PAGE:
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Researchers analysed data from 1,612 fatalities of under-16 bike riders from 1999 to 2010

A new study from the United States claims that states that have introduced compulsory helmet laws have seen a 20 per cent reduction in deaths and injuries among children who have been involved in a collision with a motor vehicle while riding their bike.

The study, carried out by three researchers from the Boston Children’s Hospital and one from the Beth Israel Deaconess Medical Center and published in the Journal of Pediatrics, compared fatality rates between January 1999 and December 2010 among cyclists aged up to 16 years in states that have compulsory helmet laws with those that have no such legislation.

Analysing data from the national Fatality Analysis Reporting System (FARS), they identified 1,612 fatalities among cyclists aged 16 or under across all 50 states and the District of Columbia.

In those states with compulsory helmet laws – 16 at the start of the study period – the fatality rate was found to be “significantly lower” compared to those without, after adjusting for variable factors between states relating to age and licensing of drivers, blood alcohol limits, and median household income.

"Past research shows that laws can be an important factor in helping parents adhere to best practice guidelines," said one of the researchers, William P Meehan III from Boston Children’s Hospital.

"For parents who feel like there is conflicting information related to child health, this evidence supports the fact that helmets save lives and that helmet laws play a role."

Meehan and his colleagues noted that since FARS data only capture injuries leading to a fatality within occurring within 30 days of a collision, the data were likely to understate the benefits of cycle laws.

Rebekah C Manix, also of Boston Children’s Hospital, said: "As a result of the data only capturing deaths, rather than all injuries, our findings likely underestimate the effects of the mandatory helmet laws, because we did not capture all pediatric bicycle-related injuries."

While the study firmly backs the implementation of compulsory helmet laws for children, critics will point out that it does not analyse head injuries alone, nor does it seek to analyse issues such as the impact of legislation on levels of cycling, although it does acknowledge some existing literature on the subject.

“Our findings are in contrast with a recent review of pediatric trauma patients in Los Angeles County that concluded that the statewide helmet law had no significant effect on helmet use or on the proportion of pediatric head injury patients who were helmeted,” the researchers acknowledge, before going on to outline some other studies that have similar conclusions to their own study.

In the UK, national cyclists’ organisation CTC opposes compulsory helmet laws on the grounds that any potential benefit that reducing head injuries might bring about – and there is far from universal agreement among doctors and academics on that point – is offset by the effect on general public health of having fewer people cycling in the first place.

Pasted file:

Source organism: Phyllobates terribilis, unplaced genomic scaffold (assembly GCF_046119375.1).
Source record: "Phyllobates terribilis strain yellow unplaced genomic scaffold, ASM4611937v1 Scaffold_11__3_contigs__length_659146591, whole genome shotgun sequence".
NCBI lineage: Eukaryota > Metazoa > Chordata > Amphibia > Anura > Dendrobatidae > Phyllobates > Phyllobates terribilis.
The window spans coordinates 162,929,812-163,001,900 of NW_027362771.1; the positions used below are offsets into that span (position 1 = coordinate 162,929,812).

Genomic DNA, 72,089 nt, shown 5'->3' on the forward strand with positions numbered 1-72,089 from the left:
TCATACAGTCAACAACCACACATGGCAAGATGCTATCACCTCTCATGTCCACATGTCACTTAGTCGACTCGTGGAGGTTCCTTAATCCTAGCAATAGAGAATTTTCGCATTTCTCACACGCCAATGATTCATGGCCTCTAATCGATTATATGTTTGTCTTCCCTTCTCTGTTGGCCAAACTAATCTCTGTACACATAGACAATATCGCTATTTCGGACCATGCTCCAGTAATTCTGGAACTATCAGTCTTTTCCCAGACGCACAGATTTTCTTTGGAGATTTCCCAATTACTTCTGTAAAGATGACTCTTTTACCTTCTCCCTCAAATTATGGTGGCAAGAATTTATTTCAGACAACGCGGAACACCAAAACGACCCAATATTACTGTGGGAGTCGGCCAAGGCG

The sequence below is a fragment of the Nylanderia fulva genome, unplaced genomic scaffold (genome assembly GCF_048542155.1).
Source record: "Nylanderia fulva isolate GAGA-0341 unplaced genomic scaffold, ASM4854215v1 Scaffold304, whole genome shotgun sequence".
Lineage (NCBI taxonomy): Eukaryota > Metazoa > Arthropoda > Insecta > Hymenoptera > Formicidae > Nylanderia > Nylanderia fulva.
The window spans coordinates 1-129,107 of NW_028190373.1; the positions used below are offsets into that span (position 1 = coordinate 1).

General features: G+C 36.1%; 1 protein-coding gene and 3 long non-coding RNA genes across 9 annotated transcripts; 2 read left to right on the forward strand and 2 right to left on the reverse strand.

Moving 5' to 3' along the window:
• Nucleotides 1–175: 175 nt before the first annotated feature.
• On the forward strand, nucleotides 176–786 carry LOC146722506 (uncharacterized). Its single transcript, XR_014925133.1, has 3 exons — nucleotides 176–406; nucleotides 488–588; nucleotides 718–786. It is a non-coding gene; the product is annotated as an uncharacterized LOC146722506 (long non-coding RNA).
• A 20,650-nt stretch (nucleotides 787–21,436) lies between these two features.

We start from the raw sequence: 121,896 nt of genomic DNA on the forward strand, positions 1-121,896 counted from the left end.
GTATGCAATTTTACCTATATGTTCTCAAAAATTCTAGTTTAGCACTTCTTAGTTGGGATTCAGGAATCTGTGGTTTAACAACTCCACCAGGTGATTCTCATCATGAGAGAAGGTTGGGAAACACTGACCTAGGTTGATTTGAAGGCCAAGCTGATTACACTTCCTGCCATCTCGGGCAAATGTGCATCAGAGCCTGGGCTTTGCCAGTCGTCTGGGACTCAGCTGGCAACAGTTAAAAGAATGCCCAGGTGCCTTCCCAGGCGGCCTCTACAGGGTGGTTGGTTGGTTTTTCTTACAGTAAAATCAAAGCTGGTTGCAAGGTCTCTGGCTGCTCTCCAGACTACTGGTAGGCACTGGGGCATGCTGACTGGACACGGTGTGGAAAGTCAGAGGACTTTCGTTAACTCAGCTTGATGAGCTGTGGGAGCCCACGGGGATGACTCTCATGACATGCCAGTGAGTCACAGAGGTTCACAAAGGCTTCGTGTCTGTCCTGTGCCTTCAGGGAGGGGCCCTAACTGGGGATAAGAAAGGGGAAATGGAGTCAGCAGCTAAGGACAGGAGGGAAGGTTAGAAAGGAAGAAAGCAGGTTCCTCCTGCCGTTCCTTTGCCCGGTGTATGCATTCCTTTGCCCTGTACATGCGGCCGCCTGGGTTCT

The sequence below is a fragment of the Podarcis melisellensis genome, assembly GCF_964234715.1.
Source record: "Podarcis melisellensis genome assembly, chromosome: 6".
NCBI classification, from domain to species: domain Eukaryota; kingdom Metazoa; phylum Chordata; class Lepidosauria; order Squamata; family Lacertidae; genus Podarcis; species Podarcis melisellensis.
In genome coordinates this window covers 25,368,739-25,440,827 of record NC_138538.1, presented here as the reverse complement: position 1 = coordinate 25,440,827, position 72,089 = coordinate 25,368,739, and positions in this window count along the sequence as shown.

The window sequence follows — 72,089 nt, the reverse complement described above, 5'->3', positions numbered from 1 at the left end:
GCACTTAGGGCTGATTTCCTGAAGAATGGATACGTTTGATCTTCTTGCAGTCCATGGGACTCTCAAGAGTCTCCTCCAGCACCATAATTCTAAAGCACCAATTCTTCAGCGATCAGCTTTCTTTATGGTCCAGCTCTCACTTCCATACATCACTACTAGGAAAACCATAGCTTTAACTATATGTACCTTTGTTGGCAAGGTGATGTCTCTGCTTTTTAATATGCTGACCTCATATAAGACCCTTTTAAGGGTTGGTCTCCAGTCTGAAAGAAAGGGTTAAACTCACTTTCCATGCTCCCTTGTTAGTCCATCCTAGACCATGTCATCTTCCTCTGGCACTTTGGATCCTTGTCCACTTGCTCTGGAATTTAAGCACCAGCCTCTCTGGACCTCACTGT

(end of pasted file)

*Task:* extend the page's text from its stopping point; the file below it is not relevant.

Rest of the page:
The latest study comes less than a fortnight after a study published in the British Medical Journal (BMJ) and conducted by a PhD student at the University of Toronto, claimed that the introduction of compulsory helmet laws in parts of Canada had only had a “minimal” effect in reducing hospital admissions for cyclists suffering from head injuries.

 

Born in Scotland, Simon moved to London aged seven and now lives in the Oxfordshire Cotswolds with his miniature schnauzer, Elodie. He fell in love with cycling one Saturday morning in 1994 while living in Italy when Milan-San Remo went past his front door. A daily cycle commuter in London back before riding to work started to boom, he's been news editor at road.cc since 2009. Handily for work, he speaks French and Italian. He doesn't get to ride his Colnago as often as he'd like, and freely admits he's much more adept at cooking than fettling with bikes.

24 comments

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jova54 [651 posts] 3 years ago
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Between 1999 & 2000. Using data that is 13 years old? Shurely shome mishtake?

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mad_scot_rider [581 posts] 3 years ago
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Quote:

... nor does it seek to analyse issues such as the impact of legislation on levels of cycling ...

Talk about the elephant in the room!

So head injuries are reduced - but we don't how how much of that may be because all children are ferried around in SUVs

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Simon_MacMichael [2450 posts] 3 years ago
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jova54 wrote:

Between 1999 & 2000.

Sorry Jova, 2010

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Colin Peyresourde [1719 posts] 3 years ago
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For transparencies sake, who commissioned/sponsored/paid for the study.

Sometimes these things have a bearing on the findings, although actually I don't dispute the findings. I think wearing a helmet is going to provide some protection.

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Mr Will [91 posts] 3 years ago